Wilfrid Laurier

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Wilfrid Laurier
Wilfrid Laurier
7th Prime Minister of Canada
Term of Office: July 11, 1896
October 6, 1911
Predecessor: Charles Tupper
Successor: Robert Borden
Date of Birth: November 20, 1841
Place of Birth: Saint-Lin, Quebec
Spouse: Zoe Lafontaine
Profession: Lawyer
Political Party: Liberal Party of Canada
Religion: Roman Catholic
Laurier re-directs here. For the Canadian federal electoral district see Laurier (electoral district). For the university in Waterloo, Ontario, see Wilfrid Laurier University.

The Right Honourable Sir Wilfrid Laurier, PC , KC , GCMG , BCL , DCL , LL.D , D.Litt (November 20, 1841February 17, 1919) was the seventh Prime Minister of Canada from July 11, 1896, to October 7, 1911.

He was born in Saint-Lin, Canada East (what would later become Quebec), and graduated with a BCL from McGill University in 1866. In 1868, he wed Zoe Lafontaine (1841-1921).

Often considered one of Canada's great statesmen and the first francophone prime minister, Laurier is well known for his policies of conciliation, nation building, and compromises between French and English Canada. He argued for an English-French partnership in Canada. "I have had before me as a pillar of fire," he said, "a policy of true Canadianism, of moderation, of reconciliation."


Early career

Before the Liberals, Laurier was a member of the radical Rouge wing of Quebec politics. He became disenchanted with extremism and ideology, and was a key player in uniting Les Rouges of Quebec with the Clear Grits and Reformers of Ontario into what is now the Liberal Party of Canada. Distinguished by his debonair charm and intellect, Laurier was first elected to the Canadian House of Commons in the 1874 election, serving briefly in the Cabinet of Prime Minister Alexander Mackenzie as Minister of Inland Revenue. Chosen as leader of the Liberal Party in 1887, he gradually built up his party's strength with his personal following in Quebec and elsewhere in Canada. He led the Liberal Party to victory in the 1896 election, and remained prime minister until the party's defeat in the 1911 election.


Laurier was able to build the Liberal Party a base in Quebec, which had been a Conservative Stronghold for decades due to the province's social conservatism and the influence of the Catholic Church which distrusted the Liberal's anti-clericalism. He was aided by the growing alienation of French-Canadians from the Conservatives due to the national Tory party's links with anti-French, anti-Catholic Orangemen in English Canada, its role in the suppression and execution of Louis Riel, and the suppression of French language rights as a result of the Manitoba Schools Question. These factors combined with the collapse of the Conservative Party of Quebec gave Laurier an opportunity to build a stronghold in French Canada and among Catholics across Canada. However, because he believed in a separation of church and state, Roman Catholic bishops in Quebec repeatedly warned their parishioners never to vote for him. Laurier LaPierre wrote in his 1996 biography of Laurier, "children were made to kneel and beg God that their parents not be damned should they have the temerity to vote for the Liberal candidate. When electors asked directly whom they should vote for, the cagey priests contented themselves with informing them that "le ciel est bleu, l'enfer est rouge – heaven is blue, hell is red."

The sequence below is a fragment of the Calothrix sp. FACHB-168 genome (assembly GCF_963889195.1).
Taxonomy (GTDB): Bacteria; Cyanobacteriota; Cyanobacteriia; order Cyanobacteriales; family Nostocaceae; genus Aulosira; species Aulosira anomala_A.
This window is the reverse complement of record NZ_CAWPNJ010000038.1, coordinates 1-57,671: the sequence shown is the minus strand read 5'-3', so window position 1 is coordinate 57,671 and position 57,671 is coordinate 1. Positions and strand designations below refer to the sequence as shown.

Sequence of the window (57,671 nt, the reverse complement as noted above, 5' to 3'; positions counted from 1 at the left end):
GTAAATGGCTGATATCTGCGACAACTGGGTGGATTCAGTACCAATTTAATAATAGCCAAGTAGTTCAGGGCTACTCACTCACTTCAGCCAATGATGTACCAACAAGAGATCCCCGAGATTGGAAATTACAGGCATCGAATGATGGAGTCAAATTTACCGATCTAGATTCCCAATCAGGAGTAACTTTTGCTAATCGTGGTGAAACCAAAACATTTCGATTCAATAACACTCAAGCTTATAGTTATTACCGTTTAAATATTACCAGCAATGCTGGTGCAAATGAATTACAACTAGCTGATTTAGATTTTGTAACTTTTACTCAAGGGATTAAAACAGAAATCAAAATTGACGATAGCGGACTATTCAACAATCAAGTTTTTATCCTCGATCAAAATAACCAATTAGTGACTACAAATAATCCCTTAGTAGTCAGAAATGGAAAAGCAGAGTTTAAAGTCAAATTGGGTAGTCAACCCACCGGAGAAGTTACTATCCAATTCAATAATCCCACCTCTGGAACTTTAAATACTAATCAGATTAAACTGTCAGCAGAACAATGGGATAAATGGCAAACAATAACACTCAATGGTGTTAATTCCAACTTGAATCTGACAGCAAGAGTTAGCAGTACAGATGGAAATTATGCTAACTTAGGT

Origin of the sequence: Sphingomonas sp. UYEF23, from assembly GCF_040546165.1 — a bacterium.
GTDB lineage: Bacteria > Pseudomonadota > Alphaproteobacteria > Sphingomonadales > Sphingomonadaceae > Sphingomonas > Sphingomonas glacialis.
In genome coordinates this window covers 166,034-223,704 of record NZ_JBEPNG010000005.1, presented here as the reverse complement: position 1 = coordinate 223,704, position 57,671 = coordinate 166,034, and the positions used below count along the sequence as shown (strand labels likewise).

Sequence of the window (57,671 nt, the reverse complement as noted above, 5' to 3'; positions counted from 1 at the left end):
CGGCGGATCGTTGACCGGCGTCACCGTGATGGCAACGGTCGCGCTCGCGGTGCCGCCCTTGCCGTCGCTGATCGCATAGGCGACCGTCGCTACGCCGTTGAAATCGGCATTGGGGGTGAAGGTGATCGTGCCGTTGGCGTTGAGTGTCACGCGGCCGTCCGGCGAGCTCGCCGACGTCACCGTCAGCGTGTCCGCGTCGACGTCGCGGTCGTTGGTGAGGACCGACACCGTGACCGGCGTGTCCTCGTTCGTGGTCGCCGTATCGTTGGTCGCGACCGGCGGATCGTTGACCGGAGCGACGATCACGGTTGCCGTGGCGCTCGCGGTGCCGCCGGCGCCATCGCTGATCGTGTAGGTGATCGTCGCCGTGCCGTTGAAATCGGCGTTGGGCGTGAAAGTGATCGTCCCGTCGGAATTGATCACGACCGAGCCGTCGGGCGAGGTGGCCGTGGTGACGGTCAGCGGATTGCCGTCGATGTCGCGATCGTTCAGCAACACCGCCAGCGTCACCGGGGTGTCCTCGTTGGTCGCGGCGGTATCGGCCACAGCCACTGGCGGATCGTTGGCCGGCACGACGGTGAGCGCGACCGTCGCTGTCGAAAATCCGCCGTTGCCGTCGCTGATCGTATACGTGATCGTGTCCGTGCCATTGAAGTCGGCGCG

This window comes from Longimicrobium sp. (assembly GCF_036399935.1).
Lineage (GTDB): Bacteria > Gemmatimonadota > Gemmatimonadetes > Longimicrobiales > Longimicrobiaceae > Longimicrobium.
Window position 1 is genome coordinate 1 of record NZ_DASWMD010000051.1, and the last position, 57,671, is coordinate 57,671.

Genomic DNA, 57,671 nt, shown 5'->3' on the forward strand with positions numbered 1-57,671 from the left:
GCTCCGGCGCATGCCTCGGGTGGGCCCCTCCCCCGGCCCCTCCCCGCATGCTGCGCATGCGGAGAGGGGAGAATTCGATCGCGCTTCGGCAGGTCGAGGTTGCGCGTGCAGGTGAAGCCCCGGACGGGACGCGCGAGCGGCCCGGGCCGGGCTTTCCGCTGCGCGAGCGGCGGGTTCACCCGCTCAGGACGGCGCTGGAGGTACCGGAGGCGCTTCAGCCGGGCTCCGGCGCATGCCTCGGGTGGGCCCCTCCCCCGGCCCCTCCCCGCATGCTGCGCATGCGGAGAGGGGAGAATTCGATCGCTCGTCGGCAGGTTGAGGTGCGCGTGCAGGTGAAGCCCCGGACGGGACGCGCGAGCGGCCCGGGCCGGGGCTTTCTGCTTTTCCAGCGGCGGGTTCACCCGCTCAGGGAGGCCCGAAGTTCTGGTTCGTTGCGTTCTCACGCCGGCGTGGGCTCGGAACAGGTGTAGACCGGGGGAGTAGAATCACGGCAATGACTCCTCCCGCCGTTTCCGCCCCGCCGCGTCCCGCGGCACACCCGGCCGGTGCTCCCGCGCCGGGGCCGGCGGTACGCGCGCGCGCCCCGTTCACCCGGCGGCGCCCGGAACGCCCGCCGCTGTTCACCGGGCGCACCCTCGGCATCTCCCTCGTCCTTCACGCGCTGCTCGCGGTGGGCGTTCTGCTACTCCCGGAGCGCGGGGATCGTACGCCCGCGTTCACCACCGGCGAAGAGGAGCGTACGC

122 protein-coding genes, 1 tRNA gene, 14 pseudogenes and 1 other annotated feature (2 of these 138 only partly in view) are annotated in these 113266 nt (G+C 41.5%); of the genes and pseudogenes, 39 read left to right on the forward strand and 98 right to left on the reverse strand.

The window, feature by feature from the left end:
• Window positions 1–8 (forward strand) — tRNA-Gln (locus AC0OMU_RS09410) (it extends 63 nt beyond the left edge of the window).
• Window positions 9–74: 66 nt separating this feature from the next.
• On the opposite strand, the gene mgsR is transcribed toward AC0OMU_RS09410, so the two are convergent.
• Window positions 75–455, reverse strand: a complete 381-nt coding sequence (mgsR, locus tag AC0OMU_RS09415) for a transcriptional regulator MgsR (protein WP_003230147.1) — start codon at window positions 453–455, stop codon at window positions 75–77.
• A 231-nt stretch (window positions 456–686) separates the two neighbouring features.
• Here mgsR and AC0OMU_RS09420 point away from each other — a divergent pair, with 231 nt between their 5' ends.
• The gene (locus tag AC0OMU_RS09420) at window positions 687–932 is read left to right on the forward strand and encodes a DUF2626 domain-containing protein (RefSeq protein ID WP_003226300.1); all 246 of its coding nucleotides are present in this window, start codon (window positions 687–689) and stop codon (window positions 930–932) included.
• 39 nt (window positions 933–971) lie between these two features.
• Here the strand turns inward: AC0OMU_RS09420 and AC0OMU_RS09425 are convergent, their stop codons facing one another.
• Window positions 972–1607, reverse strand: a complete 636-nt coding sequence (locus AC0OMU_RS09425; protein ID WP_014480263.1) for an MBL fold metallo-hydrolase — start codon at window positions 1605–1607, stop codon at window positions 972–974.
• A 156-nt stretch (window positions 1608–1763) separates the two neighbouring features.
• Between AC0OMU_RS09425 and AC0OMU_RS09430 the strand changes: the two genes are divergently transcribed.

Prime Minister

Laurier led Canada during a period of rapid growth, industrialization, and immigration. His long career straddles a period of major political and economic change. As Prime Minister he was instrumental in ushering Canada into the 20th century and in gaining greater autonomy from Britain for his country. His most famous quotation comes from a speech given to the Canadian Club of Ottawa, 18 January 1904:

"The 19th century was the century of the United States. I think we can claim that it is Canada that shall fill the 20th century."

On October 15, 1904, a tall man stood up to the podium on that cool October evening and began his speech of a new vision of the new century for Canada. He was Wilfrid Laurier.

"Let me tell you, my fellow country men, that the twentieth century shall be the century of Canada and of the Canadian development. For the next seventy-five years, nay for the next 100 years, Canada shall be the star towards which all men who love progress and freedom shall come."

One of Laurier's first acts as Prime Minister was to implement a solution to the Manitoba Schools Question, which had brought down the Conservative government of Mackenzie Bowell earlier in 1896. His compromise stated that French-speaking Catholics in Manitoba could have a Catholic education if there were enough students to warrant it, on a school-by-school basis. This was seen by many as the best possible solution in the circumstances, making both the French and English equally satisfied.